THIS POST COVERS JANUARY 19TH – FEBRUARY 8TH
NOTE: To those who subscribed to the blog, instead of reading it in your email inbox its best to click above where is says “Rio to Salvador…Hippies, Beaches, and Voodoo”, this will take you to the actual blog site where the photos will be bigger and you have other options to click on links to see other photos…remember this for future posts also. Also, I added a “Translate” option on the upper right side of the screen if anyone wants to translate this into another language.
So I hope that that little narrative in the last post gave you an idea of what life on the road was like. So here are some quick shorthand stories, observations, and photos from the trip from Rio to Bahia (Salvador)
First stop after Rio was a hippie festival that Vanessa (Our couchsurfing angel in Rio) had told us about. Its called a Rainbow Gathering and they happen all over the world and last for 30 days. The main ideas behind these are peace, love, harmony, freedom and community (Yea…like I said, hippies.). I had been to a very small one in Guatemala years ago and Safira had been to several. It was more or less on the way and free so we stuck the destination into Ecowapi (the GPS) and hit the road. It was basically what you might expect…lots of hippies living in the forest (The place was really stunningly beautiful with a nice river to swim in and waterfalls)….yoga, drum circles, dreadocks, people walking around naked, etc, etc. These are things that I can and do relate to and feel comfortable around normally but these people were WAY into the whole thing…so much so that it was hard for me to really feel part of it. But it was still an experience which after all is what traveling is all about. It was interesting observing the characters in this community (some were pretty far out there) and the ideals of the community in motion. We stayed only for two days. Knowing that my return to reality was right around the corner, I figured “What the hell…” and I gave myself over to their way of life for the brief time I was there and had fun with it.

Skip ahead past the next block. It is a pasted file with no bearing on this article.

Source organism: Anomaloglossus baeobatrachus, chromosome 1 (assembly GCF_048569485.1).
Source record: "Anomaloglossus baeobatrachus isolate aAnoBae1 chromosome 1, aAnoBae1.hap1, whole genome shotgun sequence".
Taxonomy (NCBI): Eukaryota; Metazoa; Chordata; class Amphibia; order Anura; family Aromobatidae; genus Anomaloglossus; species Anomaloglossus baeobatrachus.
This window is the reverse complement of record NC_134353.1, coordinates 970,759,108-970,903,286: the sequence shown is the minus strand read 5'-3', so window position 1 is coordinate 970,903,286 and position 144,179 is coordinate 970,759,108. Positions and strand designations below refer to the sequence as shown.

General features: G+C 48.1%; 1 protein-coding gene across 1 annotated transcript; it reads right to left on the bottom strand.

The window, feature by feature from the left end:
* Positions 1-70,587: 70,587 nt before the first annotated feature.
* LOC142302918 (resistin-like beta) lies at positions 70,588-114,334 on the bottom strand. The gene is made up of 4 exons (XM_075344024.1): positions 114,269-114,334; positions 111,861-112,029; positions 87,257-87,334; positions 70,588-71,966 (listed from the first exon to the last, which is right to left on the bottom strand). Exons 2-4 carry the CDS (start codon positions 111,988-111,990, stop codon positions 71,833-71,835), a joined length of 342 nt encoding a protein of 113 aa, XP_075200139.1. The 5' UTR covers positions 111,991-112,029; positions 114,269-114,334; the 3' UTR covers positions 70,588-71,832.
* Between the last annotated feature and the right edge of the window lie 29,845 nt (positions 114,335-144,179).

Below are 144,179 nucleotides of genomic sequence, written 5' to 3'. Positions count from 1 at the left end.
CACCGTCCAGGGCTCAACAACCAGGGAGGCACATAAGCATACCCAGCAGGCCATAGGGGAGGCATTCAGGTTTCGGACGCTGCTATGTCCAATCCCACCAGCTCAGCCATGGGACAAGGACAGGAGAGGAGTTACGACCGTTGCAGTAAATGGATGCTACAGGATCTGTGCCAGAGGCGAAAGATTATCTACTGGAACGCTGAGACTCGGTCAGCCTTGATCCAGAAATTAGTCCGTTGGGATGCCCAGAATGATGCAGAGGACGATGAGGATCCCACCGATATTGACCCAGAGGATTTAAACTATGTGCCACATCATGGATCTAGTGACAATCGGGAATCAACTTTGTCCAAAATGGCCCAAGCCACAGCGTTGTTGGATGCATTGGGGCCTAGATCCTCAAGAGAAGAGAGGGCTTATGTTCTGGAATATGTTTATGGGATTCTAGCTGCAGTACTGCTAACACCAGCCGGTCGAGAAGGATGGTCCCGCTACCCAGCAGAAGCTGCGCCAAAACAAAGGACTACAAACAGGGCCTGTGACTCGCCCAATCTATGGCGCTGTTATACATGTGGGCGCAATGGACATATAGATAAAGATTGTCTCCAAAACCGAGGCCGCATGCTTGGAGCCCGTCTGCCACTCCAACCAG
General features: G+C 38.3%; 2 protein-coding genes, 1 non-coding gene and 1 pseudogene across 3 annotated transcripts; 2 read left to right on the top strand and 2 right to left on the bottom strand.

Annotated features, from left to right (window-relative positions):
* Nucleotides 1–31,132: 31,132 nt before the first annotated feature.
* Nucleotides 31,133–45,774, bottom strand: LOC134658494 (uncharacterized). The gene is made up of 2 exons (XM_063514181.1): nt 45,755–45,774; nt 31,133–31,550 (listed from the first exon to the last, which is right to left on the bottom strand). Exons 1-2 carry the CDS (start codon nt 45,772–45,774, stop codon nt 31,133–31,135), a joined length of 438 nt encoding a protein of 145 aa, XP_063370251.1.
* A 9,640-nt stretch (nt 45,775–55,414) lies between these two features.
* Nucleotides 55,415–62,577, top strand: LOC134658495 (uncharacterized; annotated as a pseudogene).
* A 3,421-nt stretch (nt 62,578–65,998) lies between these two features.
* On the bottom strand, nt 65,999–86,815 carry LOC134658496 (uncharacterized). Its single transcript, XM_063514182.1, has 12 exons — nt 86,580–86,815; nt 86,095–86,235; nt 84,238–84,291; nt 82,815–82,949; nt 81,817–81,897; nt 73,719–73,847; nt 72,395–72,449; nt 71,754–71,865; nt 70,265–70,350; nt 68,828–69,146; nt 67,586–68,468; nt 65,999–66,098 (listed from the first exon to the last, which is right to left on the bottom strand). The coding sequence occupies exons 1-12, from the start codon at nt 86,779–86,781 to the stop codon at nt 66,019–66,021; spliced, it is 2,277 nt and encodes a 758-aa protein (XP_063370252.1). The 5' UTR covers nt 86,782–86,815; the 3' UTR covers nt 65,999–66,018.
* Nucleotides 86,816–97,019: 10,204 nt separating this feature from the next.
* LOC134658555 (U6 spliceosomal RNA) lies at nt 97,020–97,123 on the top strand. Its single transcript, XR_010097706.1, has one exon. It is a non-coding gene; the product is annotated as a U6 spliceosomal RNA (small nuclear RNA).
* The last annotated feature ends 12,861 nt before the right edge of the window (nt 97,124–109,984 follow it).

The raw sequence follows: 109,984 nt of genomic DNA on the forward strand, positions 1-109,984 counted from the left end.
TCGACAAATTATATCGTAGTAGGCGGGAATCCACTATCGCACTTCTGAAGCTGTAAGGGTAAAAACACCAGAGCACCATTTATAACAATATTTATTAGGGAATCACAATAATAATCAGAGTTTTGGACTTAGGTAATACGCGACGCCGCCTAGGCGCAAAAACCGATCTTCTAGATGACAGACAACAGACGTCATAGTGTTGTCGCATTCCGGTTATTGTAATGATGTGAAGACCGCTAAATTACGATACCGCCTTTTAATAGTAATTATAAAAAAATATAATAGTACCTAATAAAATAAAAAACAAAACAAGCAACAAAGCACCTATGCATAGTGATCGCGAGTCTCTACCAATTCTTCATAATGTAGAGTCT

We also picked up a new passenger at the gathering…a Swiss girl named Silvina who would prove to be quite a character…often playing the role of the antagonist in the road tripping adventures that were to come. She could be fun and spontaneous but also very opinionated and difficult. But hey…all part of the big adventure. So off we went, heading north. We made lots of stops along the way, a beach here, a Buddhist monastery there, and of course passed through lots of random little town and villages stopping for gas or lunch or just to stop. Let me pause here and say that really the meat and bones of this whole trip was seen and experienced through the windows of Coco. The best memories I have of the whole thing were the glimpses of Brazil, the landscape and the people, all seen through the windows of the bus. Unfortunately I was always driving so I couldn’t photograph what I saw everyday but here’s an idea:
Lots of agriculture. The crops depended on the region with the exception of Sugarcane which was EVERYWHERE…fields as far as the eye could see. Other times it was cacao, coffee, soybean, or palms. In the state of Espirito Santo there was lots of eucalyptus farms. The tree is planted in perfect rows with only about two meters between each tree. They cultivate them because they don’t need much sunlight to grow so they can plant them so close together to get a better yield form the land. Also because they grow really fast (about 20 inches [50 cm] a month!). They harvest them and use them for lumber, toothpicks, coal, etc. So most of the scenery we saw between towns and cities was agricultural, the rest was either picturesque beaches and coastline, grassland for cattle, jagged green cliffs, semi-arid sand dunes or sandy scrub brush, or tropical forest and jungle. Other common sites from the road: